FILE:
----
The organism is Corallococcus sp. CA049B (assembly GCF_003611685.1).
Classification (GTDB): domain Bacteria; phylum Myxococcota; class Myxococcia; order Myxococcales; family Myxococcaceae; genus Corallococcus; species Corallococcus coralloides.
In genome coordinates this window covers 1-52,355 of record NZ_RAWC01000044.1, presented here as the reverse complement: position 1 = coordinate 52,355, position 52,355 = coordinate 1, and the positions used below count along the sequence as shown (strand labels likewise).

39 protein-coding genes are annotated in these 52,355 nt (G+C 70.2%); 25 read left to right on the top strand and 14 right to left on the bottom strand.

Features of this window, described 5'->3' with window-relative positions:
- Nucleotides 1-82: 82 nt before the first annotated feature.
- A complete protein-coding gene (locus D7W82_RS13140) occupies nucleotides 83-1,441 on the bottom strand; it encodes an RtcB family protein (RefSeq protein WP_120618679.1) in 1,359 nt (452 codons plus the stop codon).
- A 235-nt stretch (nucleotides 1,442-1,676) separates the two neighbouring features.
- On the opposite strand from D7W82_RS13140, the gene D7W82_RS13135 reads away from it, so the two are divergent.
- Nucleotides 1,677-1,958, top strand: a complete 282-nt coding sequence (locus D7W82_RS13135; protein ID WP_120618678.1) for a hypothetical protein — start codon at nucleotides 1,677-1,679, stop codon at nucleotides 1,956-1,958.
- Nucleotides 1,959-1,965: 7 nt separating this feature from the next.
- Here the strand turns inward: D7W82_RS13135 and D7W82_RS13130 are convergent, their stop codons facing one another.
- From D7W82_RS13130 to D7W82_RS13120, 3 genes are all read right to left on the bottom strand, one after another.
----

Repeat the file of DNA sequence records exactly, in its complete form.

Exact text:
The organism is Corallococcus sp. CA049B (assembly GCF_003611685.1).
Classification (GTDB): domain Bacteria; phylum Myxococcota; class Myxococcia; order Myxococcales; family Myxococcaceae; genus Corallococcus; species Corallococcus coralloides.
In genome coordinates this window covers 1-52,355 of record NZ_RAWC01000044.1, presented here as the reverse complement: position 1 = coordinate 52,355, position 52,355 = coordinate 1, and the positions used below count along the sequence as shown (strand labels likewise).

39 protein-coding genes are annotated in these 52,355 nt (G+C 70.2%); 25 read left to right on the top strand and 14 right to left on the bottom strand.

Features of this window, described 5'->3' with window-relative positions:
- Nucleotides 1-82: 82 nt before the first annotated feature.
- A complete protein-coding gene (locus D7W82_RS13140) occupies nucleotides 83-1,441 on the bottom strand; it encodes an RtcB family protein (RefSeq protein WP_120618679.1) in 1,359 nt (452 codons plus the stop codon).
- A 235-nt stretch (nucleotides 1,442-1,676) separates the two neighbouring features.
- On the opposite strand from D7W82_RS13140, the gene D7W82_RS13135 reads away from it, so the two are divergent.
- Nucleotides 1,677-1,958, top strand: a complete 282-nt coding sequence (locus D7W82_RS13135; protein ID WP_120618678.1) for a hypothetical protein — start codon at nucleotides 1,677-1,679, stop codon at nucleotides 1,956-1,958.
- Nucleotides 1,959-1,965: 7 nt separating this feature from the next.
- Here the strand turns inward: D7W82_RS13135 and D7W82_RS13130 are convergent, their stop codons facing one another.
- From D7W82_RS13130 to D7W82_RS13120, 3 genes are all read right to left on the bottom strand, one after another.